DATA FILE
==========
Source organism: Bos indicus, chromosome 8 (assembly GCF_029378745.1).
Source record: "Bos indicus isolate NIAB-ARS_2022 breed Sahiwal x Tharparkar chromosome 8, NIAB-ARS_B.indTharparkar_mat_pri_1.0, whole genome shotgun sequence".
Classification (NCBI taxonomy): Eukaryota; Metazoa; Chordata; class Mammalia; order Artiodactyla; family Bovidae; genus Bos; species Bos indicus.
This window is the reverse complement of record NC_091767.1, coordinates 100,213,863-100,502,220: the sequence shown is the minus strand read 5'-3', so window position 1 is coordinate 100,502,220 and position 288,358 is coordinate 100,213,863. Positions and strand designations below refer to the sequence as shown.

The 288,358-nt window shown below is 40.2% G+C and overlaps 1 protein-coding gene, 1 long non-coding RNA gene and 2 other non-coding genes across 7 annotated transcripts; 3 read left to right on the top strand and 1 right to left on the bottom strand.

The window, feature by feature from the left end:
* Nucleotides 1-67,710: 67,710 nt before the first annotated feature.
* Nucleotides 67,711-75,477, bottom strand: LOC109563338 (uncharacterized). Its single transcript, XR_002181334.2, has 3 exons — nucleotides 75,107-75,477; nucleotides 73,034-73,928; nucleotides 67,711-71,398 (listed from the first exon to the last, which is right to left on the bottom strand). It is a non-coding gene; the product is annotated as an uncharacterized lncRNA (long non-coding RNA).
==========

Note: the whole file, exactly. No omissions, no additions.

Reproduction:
Source organism: Bos indicus, chromosome 8 (assembly GCF_029378745.1).
Source record: "Bos indicus isolate NIAB-ARS_2022 breed Sahiwal x Tharparkar chromosome 8, NIAB-ARS_B.indTharparkar_mat_pri_1.0, whole genome shotgun sequence".
Classification (NCBI taxonomy): Eukaryota; Metazoa; Chordata; class Mammalia; order Artiodactyla; family Bovidae; genus Bos; species Bos indicus.
This window is the reverse complement of record NC_091767.1, coordinates 100,213,863-100,502,220: the sequence shown is the minus strand read 5'-3', so window position 1 is coordinate 100,502,220 and position 288,358 is coordinate 100,213,863. Positions and strand designations below refer to the sequence as shown.

The 288,358-nt window shown below is 40.2% G+C and overlaps 1 protein-coding gene, 1 long non-coding RNA gene and 2 other non-coding genes across 7 annotated transcripts; 3 read left to right on the top strand and 1 right to left on the bottom strand.

The window, feature by feature from the left end:
* Nucleotides 1-67,710: 67,710 nt before the first annotated feature.
* Nucleotides 67,711-75,477, bottom strand: LOC109563338 (uncharacterized). Its single transcript, XR_002181334.2, has 3 exons — nucleotides 75,107-75,477; nucleotides 73,034-73,928; nucleotides 67,711-71,398 (listed from the first exon to the last, which is right to left on the bottom strand). It is a non-coding gene; the product is annotated as an uncharacterized lncRNA (long non-coding RNA).